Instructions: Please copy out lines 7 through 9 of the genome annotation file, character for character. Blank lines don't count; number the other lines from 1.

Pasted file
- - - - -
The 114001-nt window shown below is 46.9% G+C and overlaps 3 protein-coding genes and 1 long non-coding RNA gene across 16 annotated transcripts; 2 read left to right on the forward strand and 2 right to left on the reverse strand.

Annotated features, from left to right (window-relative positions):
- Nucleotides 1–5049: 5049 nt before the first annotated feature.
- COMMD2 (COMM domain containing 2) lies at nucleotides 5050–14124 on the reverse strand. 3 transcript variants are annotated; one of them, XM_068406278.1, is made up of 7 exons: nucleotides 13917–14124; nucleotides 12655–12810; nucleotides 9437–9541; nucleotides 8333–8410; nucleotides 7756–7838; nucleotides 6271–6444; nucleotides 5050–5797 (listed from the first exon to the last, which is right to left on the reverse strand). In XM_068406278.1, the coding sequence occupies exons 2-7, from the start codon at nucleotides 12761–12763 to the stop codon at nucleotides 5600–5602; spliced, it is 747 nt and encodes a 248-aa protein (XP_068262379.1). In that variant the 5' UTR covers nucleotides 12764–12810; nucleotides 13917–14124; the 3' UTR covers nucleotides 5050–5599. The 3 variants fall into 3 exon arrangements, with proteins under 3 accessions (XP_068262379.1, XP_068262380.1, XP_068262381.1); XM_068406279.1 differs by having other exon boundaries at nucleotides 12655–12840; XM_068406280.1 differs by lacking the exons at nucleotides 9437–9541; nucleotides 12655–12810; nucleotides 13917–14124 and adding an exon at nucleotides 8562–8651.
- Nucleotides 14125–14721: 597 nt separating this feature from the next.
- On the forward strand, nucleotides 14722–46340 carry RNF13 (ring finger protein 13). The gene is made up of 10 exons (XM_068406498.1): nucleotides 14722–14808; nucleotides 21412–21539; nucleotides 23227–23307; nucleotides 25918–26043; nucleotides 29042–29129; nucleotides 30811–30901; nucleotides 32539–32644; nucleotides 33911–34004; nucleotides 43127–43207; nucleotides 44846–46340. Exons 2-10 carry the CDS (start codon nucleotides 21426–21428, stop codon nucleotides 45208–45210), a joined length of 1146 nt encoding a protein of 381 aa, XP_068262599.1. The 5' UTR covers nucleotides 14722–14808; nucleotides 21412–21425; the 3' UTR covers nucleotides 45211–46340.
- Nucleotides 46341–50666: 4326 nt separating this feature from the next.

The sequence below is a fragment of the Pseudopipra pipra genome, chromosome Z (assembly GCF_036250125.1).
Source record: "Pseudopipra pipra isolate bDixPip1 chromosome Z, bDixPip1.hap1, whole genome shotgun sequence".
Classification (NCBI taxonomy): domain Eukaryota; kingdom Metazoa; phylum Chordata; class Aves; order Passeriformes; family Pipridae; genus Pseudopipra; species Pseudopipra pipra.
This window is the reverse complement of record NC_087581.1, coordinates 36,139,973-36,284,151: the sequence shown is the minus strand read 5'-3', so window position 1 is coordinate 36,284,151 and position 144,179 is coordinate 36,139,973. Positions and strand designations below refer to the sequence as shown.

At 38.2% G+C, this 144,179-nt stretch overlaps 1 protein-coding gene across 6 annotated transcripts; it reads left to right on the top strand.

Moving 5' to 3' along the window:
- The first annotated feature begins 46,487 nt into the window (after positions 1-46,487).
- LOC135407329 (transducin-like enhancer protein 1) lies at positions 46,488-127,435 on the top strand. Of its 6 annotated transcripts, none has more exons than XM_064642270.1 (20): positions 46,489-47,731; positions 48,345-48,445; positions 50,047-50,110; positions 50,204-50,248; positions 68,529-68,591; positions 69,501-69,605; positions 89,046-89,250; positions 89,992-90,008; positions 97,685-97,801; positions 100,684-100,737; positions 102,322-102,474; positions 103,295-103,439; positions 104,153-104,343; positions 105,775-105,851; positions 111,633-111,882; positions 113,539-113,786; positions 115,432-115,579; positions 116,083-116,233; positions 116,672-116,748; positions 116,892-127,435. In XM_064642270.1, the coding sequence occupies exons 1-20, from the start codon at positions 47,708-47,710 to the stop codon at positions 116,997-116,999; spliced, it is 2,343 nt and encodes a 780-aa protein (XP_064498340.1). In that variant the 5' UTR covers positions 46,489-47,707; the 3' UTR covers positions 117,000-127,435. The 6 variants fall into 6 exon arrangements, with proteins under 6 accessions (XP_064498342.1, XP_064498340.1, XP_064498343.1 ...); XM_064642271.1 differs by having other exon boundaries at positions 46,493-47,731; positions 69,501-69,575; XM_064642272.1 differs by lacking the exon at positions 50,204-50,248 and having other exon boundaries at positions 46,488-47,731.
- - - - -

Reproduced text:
- Nucleotides 46341–50666: 4326 nt separating this feature from the next.

The sequence below is a fragment of the Pseudopipra pipra genome, chromosome Z (assembly GCF_036250125.1).
Source record: "Pseudopipra pipra isolate bDixPip1 chromosome Z, bDixPip1.hap1, whole genome shotgun sequence".